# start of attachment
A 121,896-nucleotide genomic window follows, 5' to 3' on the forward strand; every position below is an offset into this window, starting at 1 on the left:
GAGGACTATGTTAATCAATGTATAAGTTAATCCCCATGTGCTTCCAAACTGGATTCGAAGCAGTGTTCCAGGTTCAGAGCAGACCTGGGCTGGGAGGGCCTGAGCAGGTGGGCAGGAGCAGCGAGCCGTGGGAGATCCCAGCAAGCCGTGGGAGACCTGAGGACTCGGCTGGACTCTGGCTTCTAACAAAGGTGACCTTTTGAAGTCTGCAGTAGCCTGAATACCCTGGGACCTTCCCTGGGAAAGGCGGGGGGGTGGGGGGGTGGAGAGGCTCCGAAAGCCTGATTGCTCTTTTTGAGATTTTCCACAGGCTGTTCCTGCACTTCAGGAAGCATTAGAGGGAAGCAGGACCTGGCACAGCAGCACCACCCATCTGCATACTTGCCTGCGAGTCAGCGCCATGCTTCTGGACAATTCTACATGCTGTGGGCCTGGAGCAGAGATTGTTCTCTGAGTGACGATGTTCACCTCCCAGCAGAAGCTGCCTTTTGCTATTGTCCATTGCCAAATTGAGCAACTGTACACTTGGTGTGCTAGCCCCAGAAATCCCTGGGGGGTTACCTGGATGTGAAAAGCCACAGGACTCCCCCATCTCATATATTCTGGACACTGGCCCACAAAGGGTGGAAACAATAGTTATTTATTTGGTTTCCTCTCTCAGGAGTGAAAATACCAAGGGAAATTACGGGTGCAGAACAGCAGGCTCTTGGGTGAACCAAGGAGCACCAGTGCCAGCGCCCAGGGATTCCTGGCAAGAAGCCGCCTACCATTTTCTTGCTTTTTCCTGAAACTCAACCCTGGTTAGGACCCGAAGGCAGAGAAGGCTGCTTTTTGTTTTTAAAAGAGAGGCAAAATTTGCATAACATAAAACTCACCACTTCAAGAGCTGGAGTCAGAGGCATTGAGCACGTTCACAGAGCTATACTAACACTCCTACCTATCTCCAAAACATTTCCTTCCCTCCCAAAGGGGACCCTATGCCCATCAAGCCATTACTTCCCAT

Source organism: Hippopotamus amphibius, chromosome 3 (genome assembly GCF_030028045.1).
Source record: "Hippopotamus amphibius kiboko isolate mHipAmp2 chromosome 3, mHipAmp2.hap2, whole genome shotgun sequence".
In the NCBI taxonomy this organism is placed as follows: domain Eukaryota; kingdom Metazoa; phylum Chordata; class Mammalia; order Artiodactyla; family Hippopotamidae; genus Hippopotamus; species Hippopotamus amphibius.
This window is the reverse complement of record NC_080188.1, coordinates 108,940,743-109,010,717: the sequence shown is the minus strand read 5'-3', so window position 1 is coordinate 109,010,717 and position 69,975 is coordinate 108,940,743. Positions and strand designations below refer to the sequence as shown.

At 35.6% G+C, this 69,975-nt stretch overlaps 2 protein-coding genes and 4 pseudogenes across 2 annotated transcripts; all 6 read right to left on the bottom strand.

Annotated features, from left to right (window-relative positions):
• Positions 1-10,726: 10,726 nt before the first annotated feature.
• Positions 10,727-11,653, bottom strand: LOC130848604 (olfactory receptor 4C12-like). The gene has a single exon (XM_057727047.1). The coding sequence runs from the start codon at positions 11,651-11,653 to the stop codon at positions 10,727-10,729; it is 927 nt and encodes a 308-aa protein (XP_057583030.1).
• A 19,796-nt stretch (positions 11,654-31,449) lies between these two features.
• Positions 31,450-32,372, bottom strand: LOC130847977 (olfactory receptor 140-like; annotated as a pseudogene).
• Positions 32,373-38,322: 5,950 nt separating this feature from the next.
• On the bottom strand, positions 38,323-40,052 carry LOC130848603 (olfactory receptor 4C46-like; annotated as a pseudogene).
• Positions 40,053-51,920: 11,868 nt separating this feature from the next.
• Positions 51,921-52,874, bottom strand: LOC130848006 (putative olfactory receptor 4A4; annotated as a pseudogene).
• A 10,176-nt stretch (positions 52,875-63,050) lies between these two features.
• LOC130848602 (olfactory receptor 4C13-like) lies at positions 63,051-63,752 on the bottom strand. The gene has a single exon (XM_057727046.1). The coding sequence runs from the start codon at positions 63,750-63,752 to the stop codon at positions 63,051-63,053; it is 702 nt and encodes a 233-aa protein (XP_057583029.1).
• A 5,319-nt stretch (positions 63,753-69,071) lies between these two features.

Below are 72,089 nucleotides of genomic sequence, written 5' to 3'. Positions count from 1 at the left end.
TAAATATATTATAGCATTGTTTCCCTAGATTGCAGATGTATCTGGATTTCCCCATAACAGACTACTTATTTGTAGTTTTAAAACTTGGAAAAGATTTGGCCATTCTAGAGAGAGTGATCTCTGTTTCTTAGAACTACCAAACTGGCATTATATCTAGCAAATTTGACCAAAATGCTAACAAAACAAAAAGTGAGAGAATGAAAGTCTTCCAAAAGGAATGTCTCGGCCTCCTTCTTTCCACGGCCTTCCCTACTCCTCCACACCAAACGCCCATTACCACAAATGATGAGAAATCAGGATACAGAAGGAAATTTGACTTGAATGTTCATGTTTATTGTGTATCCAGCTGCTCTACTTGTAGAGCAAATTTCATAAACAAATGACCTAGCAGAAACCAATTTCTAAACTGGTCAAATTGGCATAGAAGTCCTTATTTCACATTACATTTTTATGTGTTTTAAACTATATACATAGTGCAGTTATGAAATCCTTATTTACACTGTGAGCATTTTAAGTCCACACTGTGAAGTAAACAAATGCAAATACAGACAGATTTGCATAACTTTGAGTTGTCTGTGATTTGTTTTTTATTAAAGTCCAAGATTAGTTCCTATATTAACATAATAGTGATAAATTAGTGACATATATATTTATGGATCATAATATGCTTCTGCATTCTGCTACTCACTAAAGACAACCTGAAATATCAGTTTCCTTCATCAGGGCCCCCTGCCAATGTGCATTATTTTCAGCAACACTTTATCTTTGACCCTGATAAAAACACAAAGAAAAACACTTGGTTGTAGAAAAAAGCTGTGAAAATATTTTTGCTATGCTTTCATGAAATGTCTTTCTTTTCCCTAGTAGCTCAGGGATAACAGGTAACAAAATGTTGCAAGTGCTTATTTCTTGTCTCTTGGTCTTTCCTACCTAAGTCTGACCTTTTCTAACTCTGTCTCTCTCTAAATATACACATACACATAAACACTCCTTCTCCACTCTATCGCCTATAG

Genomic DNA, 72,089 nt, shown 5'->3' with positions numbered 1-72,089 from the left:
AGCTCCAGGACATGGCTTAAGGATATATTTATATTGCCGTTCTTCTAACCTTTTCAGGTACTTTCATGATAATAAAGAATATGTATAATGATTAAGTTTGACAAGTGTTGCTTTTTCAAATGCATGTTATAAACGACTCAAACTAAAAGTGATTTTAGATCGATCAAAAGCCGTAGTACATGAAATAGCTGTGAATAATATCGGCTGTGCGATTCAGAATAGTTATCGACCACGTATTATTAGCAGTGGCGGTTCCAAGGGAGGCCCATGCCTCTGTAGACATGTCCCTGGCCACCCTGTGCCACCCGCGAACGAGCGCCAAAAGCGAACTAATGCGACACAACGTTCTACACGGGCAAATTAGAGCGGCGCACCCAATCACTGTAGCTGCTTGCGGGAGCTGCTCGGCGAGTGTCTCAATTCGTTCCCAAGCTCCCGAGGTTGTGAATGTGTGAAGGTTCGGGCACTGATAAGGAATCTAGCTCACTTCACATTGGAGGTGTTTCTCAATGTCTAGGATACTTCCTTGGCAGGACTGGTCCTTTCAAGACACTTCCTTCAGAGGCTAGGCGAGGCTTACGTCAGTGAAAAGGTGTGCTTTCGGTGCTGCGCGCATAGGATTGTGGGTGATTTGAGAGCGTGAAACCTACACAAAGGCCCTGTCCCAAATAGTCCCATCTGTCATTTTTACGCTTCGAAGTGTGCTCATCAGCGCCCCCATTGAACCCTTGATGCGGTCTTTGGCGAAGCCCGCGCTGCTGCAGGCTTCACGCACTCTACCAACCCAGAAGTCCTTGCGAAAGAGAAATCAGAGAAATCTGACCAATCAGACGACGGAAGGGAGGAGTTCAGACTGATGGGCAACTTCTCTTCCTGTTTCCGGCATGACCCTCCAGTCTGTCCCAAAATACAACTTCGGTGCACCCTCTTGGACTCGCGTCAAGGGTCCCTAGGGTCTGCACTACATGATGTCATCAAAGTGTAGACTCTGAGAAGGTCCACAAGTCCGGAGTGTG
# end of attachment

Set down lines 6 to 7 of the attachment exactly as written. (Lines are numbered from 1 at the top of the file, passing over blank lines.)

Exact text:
This window is the reverse complement of record NC_080188.1, coordinates 108,940,743-109,010,717: the sequence shown is the minus strand read 5'-3', so window position 1 is coordinate 109,010,717 and position 69,975 is coordinate 108,940,743. Positions and strand designations below refer to the sequence as shown.

At 35.6% G+C, this 69,975-nt stretch overlaps 2 protein-coding genes and 4 pseudogenes across 2 annotated transcripts; all 6 read right to left on the bottom strand.